Original Publication
Open Access

Emergency Management of Dental Traumas: Avulsions

Published: January 14, 2013 | 10.15766/mep_2374-8265.9307

Included in this publication:

  • Avulsion Video II.mp4
  • Avulsion video Patient.3gp
  • BOHC Toolkit.pdf
  • Emergency Management of Dental Traumas.pptx
  • Instructors Guide.docx
  • Problem Based Case Avulsion.docx

To view all publication components, extract (i.e., unzip) them from the downloaded .zip file.


Editor's Note: This publication predates our implementation of the Educational Summary Report in 2016 and thus displays a different format than newer publications.

Abstract

Introduction: One of the most common oral injuries that occur in the child or adolescent involves the avulsed tooth. There has been an increase in the numbers of these injuries worldwide due to sports activities and some of the newer recreational activities (i.e., skate-boarding, trampoline jumping, etc.). Worldwide there are 5.8 million cases of trauma per year where male patients are two-thirds of the victims. Although this is a common problem for all types of dental practices, many injuries occur after hours or on weekends when most dental practices are closed. Therefore many cases present to the emergency room, where there are no dental staff present. It is incumbent on the medical staff to have an understanding on how to diagnose dental injuries, manage them, and make the appropriate referral to a dental practitioner. This resource focuses on how to deal with avulsions. An avulsion of a tooth occurs when the tooth gets knocked out the socket. Typically this occurs to the central incisors, and the maxillary teeth are affected more than the mandibular teeth. Methods: This resource incudes a PowerPoint, problem-based learning case, and video to teach the student/practitioner how to provide first-line management for stabilizing oral injuries, specifically the avulsed tooth, to the point of referral. Results: The PowerPoint presentation was presented to a small sample of physicians. Feedback from this session indicated there was a lack of definitions for dental terminology/concepts that are not acquired in medical school training. Discussion: This resource has been enhanced based on prior feedback and includes clinical photos and radiographs to help clarify terminology. This module is comprehensive but succinct. It is a novel interdisciplinary presentation of the topic based upon the most current treatment guidelines in publication and incorporates several modalities to optimize learning.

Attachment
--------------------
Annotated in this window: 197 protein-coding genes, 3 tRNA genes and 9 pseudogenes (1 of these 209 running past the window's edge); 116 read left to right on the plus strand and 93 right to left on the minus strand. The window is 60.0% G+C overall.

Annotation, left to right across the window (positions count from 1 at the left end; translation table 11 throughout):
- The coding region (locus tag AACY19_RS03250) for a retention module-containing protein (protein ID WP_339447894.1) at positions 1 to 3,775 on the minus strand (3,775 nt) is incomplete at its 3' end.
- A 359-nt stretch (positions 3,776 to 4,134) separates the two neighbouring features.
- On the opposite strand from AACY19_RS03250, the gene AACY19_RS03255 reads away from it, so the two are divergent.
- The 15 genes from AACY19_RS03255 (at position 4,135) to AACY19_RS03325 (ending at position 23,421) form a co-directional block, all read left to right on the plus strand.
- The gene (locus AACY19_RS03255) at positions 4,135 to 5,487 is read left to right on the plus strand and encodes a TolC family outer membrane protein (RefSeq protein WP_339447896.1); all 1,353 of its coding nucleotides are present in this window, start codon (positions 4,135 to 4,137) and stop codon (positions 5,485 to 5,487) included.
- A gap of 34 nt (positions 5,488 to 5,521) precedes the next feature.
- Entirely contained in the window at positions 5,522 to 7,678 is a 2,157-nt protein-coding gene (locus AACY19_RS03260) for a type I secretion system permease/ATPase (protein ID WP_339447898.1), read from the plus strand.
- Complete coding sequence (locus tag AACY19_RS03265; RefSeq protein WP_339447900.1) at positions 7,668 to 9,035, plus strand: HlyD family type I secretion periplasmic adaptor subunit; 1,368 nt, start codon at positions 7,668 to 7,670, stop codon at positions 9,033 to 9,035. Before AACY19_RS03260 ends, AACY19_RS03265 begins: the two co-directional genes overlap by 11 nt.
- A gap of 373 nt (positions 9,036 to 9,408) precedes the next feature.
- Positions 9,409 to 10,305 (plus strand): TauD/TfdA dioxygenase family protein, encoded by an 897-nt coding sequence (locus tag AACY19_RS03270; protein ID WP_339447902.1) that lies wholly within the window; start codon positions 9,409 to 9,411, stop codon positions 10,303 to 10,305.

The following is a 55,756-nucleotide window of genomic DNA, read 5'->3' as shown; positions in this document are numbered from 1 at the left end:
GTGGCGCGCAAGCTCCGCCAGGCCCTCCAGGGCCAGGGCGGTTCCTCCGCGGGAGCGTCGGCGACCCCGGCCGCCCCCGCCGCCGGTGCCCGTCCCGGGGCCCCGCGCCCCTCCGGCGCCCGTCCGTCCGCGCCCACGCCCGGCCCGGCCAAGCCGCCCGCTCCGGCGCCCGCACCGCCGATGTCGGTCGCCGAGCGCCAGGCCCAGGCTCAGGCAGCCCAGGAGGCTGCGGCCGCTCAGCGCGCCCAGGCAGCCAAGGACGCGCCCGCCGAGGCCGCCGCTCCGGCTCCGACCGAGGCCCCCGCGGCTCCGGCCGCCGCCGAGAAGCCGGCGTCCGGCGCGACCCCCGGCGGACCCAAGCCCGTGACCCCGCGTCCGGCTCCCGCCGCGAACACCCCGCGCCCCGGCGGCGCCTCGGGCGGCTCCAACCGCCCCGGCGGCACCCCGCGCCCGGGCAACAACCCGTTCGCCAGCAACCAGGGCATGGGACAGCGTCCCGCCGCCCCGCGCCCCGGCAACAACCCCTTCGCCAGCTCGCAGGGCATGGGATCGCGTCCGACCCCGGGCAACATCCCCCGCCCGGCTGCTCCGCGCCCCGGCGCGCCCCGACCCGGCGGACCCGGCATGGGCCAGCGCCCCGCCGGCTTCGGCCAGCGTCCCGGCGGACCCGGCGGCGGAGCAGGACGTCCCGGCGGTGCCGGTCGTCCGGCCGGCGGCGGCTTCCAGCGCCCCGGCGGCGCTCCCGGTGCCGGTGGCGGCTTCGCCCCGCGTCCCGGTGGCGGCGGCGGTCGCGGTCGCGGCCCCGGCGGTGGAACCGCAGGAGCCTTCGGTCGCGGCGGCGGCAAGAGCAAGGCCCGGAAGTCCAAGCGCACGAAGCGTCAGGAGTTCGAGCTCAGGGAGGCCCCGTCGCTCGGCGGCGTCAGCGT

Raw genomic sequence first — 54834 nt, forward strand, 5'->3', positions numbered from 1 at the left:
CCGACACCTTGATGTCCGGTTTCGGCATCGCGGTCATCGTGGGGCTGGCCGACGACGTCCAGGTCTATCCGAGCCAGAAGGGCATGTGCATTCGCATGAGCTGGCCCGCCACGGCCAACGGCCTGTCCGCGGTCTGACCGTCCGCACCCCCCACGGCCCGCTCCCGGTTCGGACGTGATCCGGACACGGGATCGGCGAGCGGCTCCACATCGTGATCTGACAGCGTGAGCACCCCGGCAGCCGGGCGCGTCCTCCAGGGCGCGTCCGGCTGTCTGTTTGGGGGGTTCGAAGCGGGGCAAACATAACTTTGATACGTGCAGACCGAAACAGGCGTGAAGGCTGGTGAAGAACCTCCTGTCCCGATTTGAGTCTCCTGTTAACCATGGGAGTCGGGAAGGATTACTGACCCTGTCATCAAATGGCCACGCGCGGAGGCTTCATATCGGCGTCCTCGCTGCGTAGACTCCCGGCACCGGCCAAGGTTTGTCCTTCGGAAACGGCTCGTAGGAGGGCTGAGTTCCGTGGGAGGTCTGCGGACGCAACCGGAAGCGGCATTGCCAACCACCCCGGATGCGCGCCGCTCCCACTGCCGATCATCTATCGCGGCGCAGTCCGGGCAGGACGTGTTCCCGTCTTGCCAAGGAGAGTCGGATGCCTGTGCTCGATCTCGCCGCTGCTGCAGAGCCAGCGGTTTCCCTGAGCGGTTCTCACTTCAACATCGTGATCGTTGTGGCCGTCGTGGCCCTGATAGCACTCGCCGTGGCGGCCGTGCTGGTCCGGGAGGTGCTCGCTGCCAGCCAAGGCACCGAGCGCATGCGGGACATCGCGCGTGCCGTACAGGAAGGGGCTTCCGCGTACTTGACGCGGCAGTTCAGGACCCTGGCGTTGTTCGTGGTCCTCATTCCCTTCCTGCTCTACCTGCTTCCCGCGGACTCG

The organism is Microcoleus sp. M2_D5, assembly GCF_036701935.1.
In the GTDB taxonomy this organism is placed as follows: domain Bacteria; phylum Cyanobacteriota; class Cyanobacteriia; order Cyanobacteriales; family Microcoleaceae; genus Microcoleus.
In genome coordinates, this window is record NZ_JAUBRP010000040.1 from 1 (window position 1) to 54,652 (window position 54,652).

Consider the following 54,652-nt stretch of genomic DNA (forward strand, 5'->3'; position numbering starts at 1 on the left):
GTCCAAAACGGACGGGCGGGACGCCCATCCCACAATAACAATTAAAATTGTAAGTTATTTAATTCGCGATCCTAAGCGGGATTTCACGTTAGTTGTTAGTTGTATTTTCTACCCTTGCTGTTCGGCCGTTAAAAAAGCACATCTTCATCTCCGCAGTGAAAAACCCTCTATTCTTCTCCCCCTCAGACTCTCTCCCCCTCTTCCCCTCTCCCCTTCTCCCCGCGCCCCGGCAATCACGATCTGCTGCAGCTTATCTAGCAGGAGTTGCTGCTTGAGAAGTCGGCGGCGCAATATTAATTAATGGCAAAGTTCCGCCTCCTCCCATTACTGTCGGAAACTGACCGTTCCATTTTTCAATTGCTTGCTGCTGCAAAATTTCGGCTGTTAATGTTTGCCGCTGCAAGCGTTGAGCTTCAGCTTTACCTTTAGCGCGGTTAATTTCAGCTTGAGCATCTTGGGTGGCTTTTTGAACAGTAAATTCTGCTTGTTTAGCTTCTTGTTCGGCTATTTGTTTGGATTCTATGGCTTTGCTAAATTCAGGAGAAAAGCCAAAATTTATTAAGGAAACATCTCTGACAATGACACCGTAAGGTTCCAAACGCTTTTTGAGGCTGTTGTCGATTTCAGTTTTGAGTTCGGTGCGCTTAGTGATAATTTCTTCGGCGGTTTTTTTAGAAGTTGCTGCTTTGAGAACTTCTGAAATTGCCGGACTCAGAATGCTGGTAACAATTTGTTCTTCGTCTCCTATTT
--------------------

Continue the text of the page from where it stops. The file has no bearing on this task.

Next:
Educational Objectives

By the end of this session, learners will be able to:

  1. Understand what the prevalence and incidence and predisposing factors of avulsion injuries are in the child and adolescent.
  2. Experience a case scenario that helps them work through the problem of diagnosing a clinical situation and how to manage the situation.
  3. Learn a step-by-step guide to re-implanting and splinting an avulsed tooth.
  4. Provide postoperative instructions and the appropriate referral/timeline for referral.

Author Information

  • Isabelle Chase, DDS: Children's Hospital Boston; Children's Hospital Boston
  • Isabelle Chase, DDS
  • Nadeem Karimbux, DMD: Harvard School of Dental Medicine
  • Inyang Isong, MD: Harvard School of Medicine
  • Zachary Freer: Harvard School of Dental Medicine

Disclosures
None to report.

Funding/Support
None to report.



Citation

Chase I, Karimbux N, Isong I, Freer Z. Emergency management of dental traumas: avulsions. MedEdPORTAL. 2013;9:9307. https://doi.org/10.15766/mep_2374-8265.9307

This publication is co-sponsored by the American Dental Education Association.